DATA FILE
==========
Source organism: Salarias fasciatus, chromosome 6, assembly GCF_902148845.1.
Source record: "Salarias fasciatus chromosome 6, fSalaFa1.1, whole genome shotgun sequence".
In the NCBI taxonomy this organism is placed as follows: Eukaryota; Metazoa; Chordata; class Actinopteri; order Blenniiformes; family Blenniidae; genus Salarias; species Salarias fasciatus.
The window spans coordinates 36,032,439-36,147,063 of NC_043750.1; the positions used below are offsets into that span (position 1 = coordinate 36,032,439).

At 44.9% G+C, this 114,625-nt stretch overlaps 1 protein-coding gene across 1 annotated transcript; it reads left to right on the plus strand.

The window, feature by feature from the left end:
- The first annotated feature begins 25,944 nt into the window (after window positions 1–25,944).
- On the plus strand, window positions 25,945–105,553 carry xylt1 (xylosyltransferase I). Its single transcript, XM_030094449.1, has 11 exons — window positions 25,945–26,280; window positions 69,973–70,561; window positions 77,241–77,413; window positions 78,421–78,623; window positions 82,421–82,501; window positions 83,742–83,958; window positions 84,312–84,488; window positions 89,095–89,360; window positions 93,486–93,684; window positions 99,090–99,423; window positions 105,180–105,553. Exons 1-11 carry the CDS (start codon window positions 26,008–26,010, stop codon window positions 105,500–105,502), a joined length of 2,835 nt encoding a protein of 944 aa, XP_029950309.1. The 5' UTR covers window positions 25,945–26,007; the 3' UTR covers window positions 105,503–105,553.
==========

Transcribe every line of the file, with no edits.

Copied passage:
Source organism: Salarias fasciatus, chromosome 6, assembly GCF_902148845.1.
Source record: "Salarias fasciatus chromosome 6, fSalaFa1.1, whole genome shotgun sequence".
In the NCBI taxonomy this organism is placed as follows: Eukaryota; Metazoa; Chordata; class Actinopteri; order Blenniiformes; family Blenniidae; genus Salarias; species Salarias fasciatus.
The window spans coordinates 36,032,439-36,147,063 of NC_043750.1; the positions used below are offsets into that span (position 1 = coordinate 36,032,439).

At 44.9% G+C, this 114,625-nt stretch overlaps 1 protein-coding gene across 1 annotated transcript; it reads left to right on the plus strand.

The window, feature by feature from the left end:
- The first annotated feature begins 25,944 nt into the window (after window positions 1–25,944).
- On the plus strand, window positions 25,945–105,553 carry xylt1 (xylosyltransferase I). Its single transcript, XM_030094449.1, has 11 exons — window positions 25,945–26,280; window positions 69,973–70,561; window positions 77,241–77,413; window positions 78,421–78,623; window positions 82,421–82,501; window positions 83,742–83,958; window positions 84,312–84,488; window positions 89,095–89,360; window positions 93,486–93,684; window positions 99,090–99,423; window positions 105,180–105,553. Exons 1-11 carry the CDS (start codon window positions 26,008–26,010, stop codon window positions 105,500–105,502), a joined length of 2,835 nt encoding a protein of 944 aa, XP_029950309.1. The 5' UTR covers window positions 25,945–26,007; the 3' UTR covers window positions 105,503–105,553.